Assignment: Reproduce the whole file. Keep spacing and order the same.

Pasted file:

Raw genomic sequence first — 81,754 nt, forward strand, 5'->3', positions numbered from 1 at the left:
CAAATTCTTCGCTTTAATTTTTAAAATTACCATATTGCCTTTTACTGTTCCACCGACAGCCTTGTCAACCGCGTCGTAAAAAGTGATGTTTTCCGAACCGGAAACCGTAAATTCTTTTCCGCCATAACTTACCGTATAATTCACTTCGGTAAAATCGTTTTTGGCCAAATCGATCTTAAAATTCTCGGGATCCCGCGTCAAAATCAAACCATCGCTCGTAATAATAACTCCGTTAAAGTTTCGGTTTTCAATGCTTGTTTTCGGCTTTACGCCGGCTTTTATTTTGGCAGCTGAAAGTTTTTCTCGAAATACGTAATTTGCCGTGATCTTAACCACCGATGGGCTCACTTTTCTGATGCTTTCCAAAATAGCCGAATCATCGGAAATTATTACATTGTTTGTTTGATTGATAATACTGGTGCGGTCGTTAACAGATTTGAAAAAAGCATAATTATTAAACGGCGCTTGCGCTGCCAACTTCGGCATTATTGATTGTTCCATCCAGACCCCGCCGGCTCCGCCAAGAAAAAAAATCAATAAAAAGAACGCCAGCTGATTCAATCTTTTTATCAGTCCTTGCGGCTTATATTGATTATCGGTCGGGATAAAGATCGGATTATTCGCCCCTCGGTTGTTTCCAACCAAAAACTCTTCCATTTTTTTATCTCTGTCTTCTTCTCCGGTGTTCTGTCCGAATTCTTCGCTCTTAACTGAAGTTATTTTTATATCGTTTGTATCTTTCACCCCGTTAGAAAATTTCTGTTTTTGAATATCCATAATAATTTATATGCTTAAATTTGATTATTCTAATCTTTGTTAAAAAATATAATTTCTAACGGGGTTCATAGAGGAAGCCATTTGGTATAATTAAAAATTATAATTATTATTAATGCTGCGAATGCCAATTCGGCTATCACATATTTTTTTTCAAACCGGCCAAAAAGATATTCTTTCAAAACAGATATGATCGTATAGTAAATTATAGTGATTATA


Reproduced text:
Raw genomic sequence first — 81,754 nt, forward strand, 5'->3', positions numbered from 1 at the left:
CAAATTCTTCGCTTTAATTTTTAAAATTACCATATTGCCTTTTACTGTTCCACCGACAGCCTTGTCAACCGCGTCGTAAAAAGTGATGTTTTCCGAACCGGAAACCGTAAATTCTTTTCCGCCATAACTTACCGTATAATTCACTTCGGTAAAATCGTTTTTGGCCAAATCGATCTTAAAATTCTCGGGATCCCGCGTCAAAATCAAACCATCGCTCGTAATAATAACTCCGTTAAAGTTTCGGTTTTCAATGCTTGTTTTCGGCTTTACGCCGGCTTTTATTTTGGCAGCTGAAAGTTTTTCTCGAAATACGTAATTTGCCGTGATCTTAACCACCGATGGGCTCACTTTTCTGATGCTTTCCAAAATAGCCGAATCATCGGAAATTATTACATTGTTTGTTTGATTGATAATACTGGTGCGGTCGTTAACAGATTTGAAAAAAGCATAATTATTAAACGGCGCTTGCGCTGCCAACTTCGGCATTATTGATTGTTCCATCCAGACCCCGCCGGCTCCGCCAAGAAAAAAAATCAATAAAAAGAACGCCAGCTGATTCAATCTTTTTATCAGTCCTTGCGGCTTATATTGATTATCGGTCGGGATAAAGATCGGATTATTCGCCCCTCGGTTGTTTCCAACCAAAAACTCTTCCATTTTTTTATCTCTGTCTTCTTCTCCGGTGTTCTGTCCGAATTCTTCGCTCTTAACTGAAGTTATTTTTATATCGTTTGTATCTTTCACCCCGTTAGAAAATTTCTGTTTTTGAATATCCATAATAATTTATATGCTTAAATTTGATTATTCTAATCTTTGTTAAAAAATATAATTTCTAACGGGGTTCATAGAGGAAGCCATTTGGTATAATTAAAAATTATAATTATTATTAATGCTGCGAATGCCAATTCGGCTATCACATATTTTTTTTCAAACCGGCCAAAAAGATATTCTTTCAAAACAGATATGATCGTATAGTAAATTATAGTGATTATA